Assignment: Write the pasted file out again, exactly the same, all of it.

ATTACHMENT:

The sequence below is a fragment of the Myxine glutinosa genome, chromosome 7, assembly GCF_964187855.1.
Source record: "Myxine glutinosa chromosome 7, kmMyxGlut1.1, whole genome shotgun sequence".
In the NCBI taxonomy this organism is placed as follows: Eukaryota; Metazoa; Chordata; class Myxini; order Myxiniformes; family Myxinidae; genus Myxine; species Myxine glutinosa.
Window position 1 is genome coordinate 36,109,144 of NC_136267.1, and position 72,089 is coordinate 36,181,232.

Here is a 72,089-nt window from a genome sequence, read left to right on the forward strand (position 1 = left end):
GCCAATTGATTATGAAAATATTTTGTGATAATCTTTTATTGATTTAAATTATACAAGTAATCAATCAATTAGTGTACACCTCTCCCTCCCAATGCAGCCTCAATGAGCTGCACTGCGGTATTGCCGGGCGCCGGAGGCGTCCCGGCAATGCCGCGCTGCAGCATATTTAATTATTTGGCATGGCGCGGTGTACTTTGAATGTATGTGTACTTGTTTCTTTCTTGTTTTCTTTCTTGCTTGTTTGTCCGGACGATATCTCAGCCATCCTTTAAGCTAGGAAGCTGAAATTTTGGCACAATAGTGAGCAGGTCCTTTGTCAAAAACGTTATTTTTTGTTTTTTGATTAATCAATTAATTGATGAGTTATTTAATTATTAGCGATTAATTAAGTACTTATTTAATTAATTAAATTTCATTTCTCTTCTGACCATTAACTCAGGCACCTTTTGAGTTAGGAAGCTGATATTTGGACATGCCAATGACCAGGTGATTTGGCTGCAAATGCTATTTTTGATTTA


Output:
The sequence below is a fragment of the Myxine glutinosa genome, chromosome 7, assembly GCF_964187855.1.
Source record: "Myxine glutinosa chromosome 7, kmMyxGlut1.1, whole genome shotgun sequence".
In the NCBI taxonomy this organism is placed as follows: Eukaryota; Metazoa; Chordata; class Myxini; order Myxiniformes; family Myxinidae; genus Myxine; species Myxine glutinosa.
Window position 1 is genome coordinate 36,109,144 of NC_136267.1, and position 72,089 is coordinate 36,181,232.

Here is a 72,089-nt window from a genome sequence, read left to right on the forward strand (position 1 = left end):
GCCAATTGATTATGAAAATATTTTGTGATAATCTTTTATTGATTTAAATTATACAAGTAATCAATCAATTAGTGTACACCTCTCCCTCCCAATGCAGCCTCAATGAGCTGCACTGCGGTATTGCCGGGCGCCGGAGGCGTCCCGGCAATGCCGCGCTGCAGCATATTTAATTATTTGGCATGGCGCGGTGTACTTTGAATGTATGTGTACTTGTTTCTTTCTTGTTTTCTTTCTTGCTTGTTTGTCCGGACGATATCTCAGCCATCCTTTAAGCTAGGAAGCTGAAATTTTGGCACAATAGTGAGCAGGTCCTTTGTCAAAAACGTTATTTTTTGTTTTTTGATTAATCAATTAATTGATGAGTTATTTAATTATTAGCGATTAATTAAGTACTTATTTAATTAATTAAATTTCATTTCTCTTCTGACCATTAACTCAGGCACCTTTTGAGTTAGGAAGCTGATATTTGGACATGCCAATGACCAGGTGATTTGGCTGCAAATGCTATTTTTGATTTA